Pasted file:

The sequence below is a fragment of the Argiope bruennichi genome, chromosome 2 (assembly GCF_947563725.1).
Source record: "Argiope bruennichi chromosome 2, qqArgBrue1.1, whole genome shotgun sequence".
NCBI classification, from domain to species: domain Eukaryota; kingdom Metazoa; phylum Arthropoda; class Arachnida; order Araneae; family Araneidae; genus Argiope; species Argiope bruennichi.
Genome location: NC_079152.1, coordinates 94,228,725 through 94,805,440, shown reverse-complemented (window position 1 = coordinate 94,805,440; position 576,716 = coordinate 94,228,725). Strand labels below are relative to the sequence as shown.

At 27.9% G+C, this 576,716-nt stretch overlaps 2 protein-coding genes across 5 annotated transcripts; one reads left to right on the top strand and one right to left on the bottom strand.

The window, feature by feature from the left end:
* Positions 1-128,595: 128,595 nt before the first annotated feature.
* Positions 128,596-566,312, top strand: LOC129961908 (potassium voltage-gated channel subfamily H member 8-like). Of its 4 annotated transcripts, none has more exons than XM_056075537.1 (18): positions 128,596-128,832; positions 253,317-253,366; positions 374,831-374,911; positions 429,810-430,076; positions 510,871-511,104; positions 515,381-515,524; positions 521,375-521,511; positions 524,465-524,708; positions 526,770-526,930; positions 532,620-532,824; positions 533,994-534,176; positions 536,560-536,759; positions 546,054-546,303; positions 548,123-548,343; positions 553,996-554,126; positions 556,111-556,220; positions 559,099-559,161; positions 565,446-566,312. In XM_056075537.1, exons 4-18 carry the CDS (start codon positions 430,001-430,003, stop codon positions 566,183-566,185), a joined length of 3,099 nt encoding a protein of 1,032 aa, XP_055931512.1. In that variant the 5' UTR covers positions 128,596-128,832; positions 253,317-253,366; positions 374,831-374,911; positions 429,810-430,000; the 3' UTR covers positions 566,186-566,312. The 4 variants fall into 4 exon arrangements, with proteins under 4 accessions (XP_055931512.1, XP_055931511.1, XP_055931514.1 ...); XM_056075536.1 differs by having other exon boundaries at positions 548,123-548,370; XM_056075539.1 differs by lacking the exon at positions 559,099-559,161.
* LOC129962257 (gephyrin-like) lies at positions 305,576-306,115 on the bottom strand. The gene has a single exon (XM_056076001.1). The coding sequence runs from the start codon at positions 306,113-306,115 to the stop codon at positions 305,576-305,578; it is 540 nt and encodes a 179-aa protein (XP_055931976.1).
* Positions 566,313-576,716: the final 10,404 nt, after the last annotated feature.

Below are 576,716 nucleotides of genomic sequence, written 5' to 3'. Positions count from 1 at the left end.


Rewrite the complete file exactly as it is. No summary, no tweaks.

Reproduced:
The sequence below is a fragment of the Argiope bruennichi genome, chromosome 2 (assembly GCF_947563725.1).
Source record: "Argiope bruennichi chromosome 2, qqArgBrue1.1, whole genome shotgun sequence".
NCBI classification, from domain to species: domain Eukaryota; kingdom Metazoa; phylum Arthropoda; class Arachnida; order Araneae; family Araneidae; genus Argiope; species Argiope bruennichi.
Genome location: NC_079152.1, coordinates 94,228,725 through 94,805,440, shown reverse-complemented (window position 1 = coordinate 94,805,440; position 576,716 = coordinate 94,228,725). Strand labels below are relative to the sequence as shown.

At 27.9% G+C, this 576,716-nt stretch overlaps 2 protein-coding genes across 5 annotated transcripts; one reads left to right on the top strand and one right to left on the bottom strand.

The window, feature by feature from the left end:
* Positions 1-128,595: 128,595 nt before the first annotated feature.
* Positions 128,596-566,312, top strand: LOC129961908 (potassium voltage-gated channel subfamily H member 8-like). Of its 4 annotated transcripts, none has more exons than XM_056075537.1 (18): positions 128,596-128,832; positions 253,317-253,366; positions 374,831-374,911; positions 429,810-430,076; positions 510,871-511,104; positions 515,381-515,524; positions 521,375-521,511; positions 524,465-524,708; positions 526,770-526,930; positions 532,620-532,824; positions 533,994-534,176; positions 536,560-536,759; positions 546,054-546,303; positions 548,123-548,343; positions 553,996-554,126; positions 556,111-556,220; positions 559,099-559,161; positions 565,446-566,312. In XM_056075537.1, exons 4-18 carry the CDS (start codon positions 430,001-430,003, stop codon positions 566,183-566,185), a joined length of 3,099 nt encoding a protein of 1,032 aa, XP_055931512.1. In that variant the 5' UTR covers positions 128,596-128,832; positions 253,317-253,366; positions 374,831-374,911; positions 429,810-430,000; the 3' UTR covers positions 566,186-566,312. The 4 variants fall into 4 exon arrangements, with proteins under 4 accessions (XP_055931512.1, XP_055931511.1, XP_055931514.1 ...); XM_056075536.1 differs by having other exon boundaries at positions 548,123-548,370; XM_056075539.1 differs by lacking the exon at positions 559,099-559,161.
* LOC129962257 (gephyrin-like) lies at positions 305,576-306,115 on the bottom strand. The gene has a single exon (XM_056076001.1). The coding sequence runs from the start codon at positions 306,113-306,115 to the stop codon at positions 305,576-305,578; it is 540 nt and encodes a 179-aa protein (XP_055931976.1).
* Positions 566,313-576,716: the final 10,404 nt, after the last annotated feature.

Below are 576,716 nucleotides of genomic sequence, written 5' to 3'. Positions count from 1 at the left end.